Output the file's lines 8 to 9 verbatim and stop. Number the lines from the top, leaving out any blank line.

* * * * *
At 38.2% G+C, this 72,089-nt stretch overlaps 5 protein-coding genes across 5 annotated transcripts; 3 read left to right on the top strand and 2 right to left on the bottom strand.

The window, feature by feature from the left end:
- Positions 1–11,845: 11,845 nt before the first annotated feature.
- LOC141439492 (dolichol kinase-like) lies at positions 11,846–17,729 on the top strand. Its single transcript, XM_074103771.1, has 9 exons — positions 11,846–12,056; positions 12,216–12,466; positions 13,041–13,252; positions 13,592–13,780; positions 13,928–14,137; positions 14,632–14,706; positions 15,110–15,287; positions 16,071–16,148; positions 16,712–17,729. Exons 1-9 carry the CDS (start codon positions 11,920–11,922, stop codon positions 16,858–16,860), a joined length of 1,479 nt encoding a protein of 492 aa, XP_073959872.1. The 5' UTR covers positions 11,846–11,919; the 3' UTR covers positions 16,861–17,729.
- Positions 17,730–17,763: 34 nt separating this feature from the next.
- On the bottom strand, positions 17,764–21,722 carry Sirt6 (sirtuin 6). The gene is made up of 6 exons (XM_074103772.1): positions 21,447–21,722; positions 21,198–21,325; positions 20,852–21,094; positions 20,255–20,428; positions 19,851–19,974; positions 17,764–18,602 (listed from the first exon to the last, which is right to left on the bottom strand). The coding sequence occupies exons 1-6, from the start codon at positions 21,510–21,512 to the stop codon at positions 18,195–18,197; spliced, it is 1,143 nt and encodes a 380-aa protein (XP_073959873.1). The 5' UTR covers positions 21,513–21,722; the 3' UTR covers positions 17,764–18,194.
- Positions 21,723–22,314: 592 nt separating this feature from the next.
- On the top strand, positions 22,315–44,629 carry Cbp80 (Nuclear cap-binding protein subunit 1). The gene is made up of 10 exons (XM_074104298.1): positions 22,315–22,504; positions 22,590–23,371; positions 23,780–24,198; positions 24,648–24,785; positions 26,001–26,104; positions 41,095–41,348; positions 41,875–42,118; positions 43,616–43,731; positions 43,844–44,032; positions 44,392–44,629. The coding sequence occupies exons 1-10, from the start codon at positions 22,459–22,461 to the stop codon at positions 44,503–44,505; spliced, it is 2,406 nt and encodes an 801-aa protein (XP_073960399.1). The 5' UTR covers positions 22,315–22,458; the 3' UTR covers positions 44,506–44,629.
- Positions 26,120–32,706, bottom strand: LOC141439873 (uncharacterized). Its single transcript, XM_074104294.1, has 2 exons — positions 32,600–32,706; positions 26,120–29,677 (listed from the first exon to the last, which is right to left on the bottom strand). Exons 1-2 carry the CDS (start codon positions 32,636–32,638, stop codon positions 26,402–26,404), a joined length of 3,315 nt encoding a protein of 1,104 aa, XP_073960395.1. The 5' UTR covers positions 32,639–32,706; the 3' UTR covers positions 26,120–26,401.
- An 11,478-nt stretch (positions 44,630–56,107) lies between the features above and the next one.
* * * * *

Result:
- On the top strand, positions 22,315–44,629 carry Cbp80 (Nuclear cap-binding protein subunit 1). The gene is made up of 10 exons (XM_074104298.1): positions 22,315–22,504; positions 22,590–23,371; positions 23,780–24,198; positions 24,648–24,785; positions 26,001–26,104; positions 41,095–41,348; positions 41,875–42,118; positions 43,616–43,731; positions 43,844–44,032; positions 44,392–44,629. The coding sequence occupies exons 1-10, from the start codon at positions 22,459–22,461 to the stop codon at positions 44,503–44,505; spliced, it is 2,406 nt and encodes an 801-aa protein (XP_073960399.1). The 5' UTR covers positions 22,315–22,458; the 3' UTR covers positions 44,506–44,629.
- Positions 26,120–32,706, bottom strand: LOC141439873 (uncharacterized). Its single transcript, XM_074104294.1, has 2 exons — positions 32,600–32,706; positions 26,120–29,677 (listed from the first exon to the last, which is right to left on the bottom strand). Exons 1-2 carry the CDS (start codon positions 32,636–32,638, stop codon positions 26,402–26,404), a joined length of 3,315 nt encoding a protein of 1,104 aa, XP_073960395.1. The 5' UTR covers positions 32,639–32,706; the 3' UTR covers positions 26,120–26,401.